Hyundai Heavy Industries Co. and its rivals may end an eight-month dry spell with a slew of new orders after Australia approved the US$42 billion Gorgon liquefied natural gas project. Hyundai Heavy, Daewoo Shipbuilding & Marine Engineering Co. and Samsung Heavy Industries Co. have bid for Gorgon contracts that may be worth as much as US$6 billion, said Lee Sang Hwa, an analyst at Hyundai Securities Co., which isn’t affiliated with Hyundai Heavy. Gorgon partners Chevron Corp., Royal Dutch Shell Plc and Exxon Mobil Corp. may award orders as early as next month for the project off the Western Australian coast, Lee said.

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Oil companies including Chevron and Petroleo Brasileiro SA are venturing into deeper waters to seek reserves, increasing the need for drilling rigs and production platforms. The offshore contracts may help the South Korean shipyards recover from their worst year for new contracts since the 1970s. “More resources must be explored and produced in uncharted areas and that means more equipment will be needed to make it possible,” said Choi In Ho, who helps manage $4 billion in assets at UBS Hana Asset Management Co. including Hyundai Heavy shares, in Seoul.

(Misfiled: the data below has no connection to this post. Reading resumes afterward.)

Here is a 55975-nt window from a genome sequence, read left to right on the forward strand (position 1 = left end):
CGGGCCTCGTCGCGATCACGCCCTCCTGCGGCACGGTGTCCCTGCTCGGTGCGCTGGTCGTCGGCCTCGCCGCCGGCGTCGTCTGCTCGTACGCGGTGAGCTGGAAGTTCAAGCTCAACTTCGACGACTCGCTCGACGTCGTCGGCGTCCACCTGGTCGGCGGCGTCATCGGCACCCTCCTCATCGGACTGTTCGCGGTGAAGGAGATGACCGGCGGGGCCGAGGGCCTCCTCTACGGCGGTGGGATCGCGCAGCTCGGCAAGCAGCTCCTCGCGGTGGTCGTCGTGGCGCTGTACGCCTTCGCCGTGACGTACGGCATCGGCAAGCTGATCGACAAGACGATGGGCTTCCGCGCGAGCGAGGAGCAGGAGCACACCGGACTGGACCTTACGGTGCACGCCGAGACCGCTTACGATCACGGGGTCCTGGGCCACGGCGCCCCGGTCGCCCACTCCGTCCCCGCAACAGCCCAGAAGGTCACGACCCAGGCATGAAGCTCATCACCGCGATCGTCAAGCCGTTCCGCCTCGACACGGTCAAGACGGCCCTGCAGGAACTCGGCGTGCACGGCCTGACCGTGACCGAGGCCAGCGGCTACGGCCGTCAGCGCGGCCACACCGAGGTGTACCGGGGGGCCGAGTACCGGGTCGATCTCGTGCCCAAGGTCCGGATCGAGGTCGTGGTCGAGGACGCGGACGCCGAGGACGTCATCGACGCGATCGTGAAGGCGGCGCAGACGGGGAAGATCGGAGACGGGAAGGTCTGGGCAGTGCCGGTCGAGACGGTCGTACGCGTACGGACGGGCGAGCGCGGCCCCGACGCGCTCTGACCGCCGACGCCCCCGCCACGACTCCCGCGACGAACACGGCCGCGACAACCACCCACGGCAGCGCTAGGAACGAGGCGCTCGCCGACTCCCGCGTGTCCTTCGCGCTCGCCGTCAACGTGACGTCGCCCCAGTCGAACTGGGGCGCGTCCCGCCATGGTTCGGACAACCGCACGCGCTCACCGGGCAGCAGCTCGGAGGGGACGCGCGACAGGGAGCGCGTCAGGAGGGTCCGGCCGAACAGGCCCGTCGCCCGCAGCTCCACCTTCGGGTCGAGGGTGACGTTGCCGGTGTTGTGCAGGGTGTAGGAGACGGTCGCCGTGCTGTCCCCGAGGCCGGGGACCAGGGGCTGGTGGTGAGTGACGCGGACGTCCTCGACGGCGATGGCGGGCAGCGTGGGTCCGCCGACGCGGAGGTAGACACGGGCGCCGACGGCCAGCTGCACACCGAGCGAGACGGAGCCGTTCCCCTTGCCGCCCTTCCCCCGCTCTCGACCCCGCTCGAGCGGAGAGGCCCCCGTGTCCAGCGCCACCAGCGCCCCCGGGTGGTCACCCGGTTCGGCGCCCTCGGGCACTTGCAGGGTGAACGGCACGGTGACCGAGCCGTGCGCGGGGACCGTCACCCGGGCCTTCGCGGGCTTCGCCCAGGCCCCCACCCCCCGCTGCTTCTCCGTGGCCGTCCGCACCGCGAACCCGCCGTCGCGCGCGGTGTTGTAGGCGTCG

The Australian government recently gave environmental clearance to the Gorgon project after setting 28 additional conditions. Gorgon, which is approximately 80 miles northwest of Western Australia’s coast, is the largest gas field discovered in Australia with an estimated 40 trillion cubic feet of resources together with other fields in the area.

Korean shipyards said they submitted bids in early 2009 for the Gorgon gas facilities. Gorgon is expected to make its first shipments from the project in 2014.

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